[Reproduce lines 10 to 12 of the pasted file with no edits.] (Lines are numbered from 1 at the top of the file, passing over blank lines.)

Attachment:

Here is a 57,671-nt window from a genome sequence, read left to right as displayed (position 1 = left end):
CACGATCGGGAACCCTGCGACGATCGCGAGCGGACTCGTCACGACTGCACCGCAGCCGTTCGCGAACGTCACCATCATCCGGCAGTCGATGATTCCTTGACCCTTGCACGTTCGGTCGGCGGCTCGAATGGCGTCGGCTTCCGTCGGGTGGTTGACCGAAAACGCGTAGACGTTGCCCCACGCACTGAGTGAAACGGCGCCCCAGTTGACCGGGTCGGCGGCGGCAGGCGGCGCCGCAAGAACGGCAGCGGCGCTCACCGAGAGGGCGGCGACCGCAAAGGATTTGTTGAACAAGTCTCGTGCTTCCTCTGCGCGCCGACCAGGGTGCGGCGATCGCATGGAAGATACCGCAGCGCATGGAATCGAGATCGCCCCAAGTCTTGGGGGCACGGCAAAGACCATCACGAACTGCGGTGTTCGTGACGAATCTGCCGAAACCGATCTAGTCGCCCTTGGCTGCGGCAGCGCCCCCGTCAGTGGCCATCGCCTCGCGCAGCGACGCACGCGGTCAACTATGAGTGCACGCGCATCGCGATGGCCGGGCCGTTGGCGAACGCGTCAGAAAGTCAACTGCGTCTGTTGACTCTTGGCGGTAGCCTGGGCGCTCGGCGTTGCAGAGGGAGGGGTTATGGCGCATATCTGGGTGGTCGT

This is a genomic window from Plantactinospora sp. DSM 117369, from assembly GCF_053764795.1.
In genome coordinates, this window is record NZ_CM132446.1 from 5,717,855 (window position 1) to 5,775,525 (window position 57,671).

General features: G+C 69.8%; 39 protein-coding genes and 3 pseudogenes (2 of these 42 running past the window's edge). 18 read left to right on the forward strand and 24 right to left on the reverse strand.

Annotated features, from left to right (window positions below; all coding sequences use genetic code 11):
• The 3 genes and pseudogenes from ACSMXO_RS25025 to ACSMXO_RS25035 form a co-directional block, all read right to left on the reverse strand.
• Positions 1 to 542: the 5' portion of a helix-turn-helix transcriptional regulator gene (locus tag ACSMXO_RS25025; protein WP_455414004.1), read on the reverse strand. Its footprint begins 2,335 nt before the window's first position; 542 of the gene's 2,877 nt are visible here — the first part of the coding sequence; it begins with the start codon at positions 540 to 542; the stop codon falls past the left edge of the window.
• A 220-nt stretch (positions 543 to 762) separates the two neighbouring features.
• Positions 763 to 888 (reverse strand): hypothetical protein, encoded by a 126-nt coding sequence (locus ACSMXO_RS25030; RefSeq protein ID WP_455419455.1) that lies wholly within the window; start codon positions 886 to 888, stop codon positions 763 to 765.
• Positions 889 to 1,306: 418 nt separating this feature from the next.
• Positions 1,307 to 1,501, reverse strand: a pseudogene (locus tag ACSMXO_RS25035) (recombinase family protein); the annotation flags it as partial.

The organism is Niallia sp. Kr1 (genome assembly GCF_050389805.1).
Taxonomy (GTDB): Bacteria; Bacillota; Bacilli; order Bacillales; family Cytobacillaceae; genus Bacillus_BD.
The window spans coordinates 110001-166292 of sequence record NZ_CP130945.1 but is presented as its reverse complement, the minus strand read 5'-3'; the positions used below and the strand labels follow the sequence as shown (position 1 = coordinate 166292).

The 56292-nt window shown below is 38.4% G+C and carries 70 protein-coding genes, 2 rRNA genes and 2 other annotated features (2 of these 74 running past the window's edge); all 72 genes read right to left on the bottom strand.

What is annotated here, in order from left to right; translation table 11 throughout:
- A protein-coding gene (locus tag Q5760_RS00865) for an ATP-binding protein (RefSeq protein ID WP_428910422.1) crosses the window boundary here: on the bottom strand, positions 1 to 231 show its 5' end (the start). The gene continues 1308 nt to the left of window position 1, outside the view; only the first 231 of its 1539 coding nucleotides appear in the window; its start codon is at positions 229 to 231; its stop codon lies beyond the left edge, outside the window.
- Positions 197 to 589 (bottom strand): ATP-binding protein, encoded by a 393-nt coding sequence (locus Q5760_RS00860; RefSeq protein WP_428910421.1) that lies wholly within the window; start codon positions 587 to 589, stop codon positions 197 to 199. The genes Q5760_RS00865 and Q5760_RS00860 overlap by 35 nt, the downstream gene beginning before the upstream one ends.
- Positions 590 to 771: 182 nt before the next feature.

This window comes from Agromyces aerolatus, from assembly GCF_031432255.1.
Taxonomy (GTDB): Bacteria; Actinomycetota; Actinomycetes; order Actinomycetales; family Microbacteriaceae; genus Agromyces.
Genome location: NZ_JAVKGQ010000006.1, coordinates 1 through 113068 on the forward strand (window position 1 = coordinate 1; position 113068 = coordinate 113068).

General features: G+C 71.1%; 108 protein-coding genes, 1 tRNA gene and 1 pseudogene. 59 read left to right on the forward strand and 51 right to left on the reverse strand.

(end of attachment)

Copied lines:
• Positions 763 to 888 (reverse strand): hypothetical protein, encoded by a 126-nt coding sequence (locus ACSMXO_RS25030; RefSeq protein ID WP_455419455.1) that lies wholly within the window; start codon positions 886 to 888, stop codon positions 763 to 765.
• Positions 889 to 1,306: 418 nt separating this feature from the next.
• Positions 1,307 to 1,501, reverse strand: a pseudogene (locus tag ACSMXO_RS25035) (recombinase family protein); the annotation flags it as partial.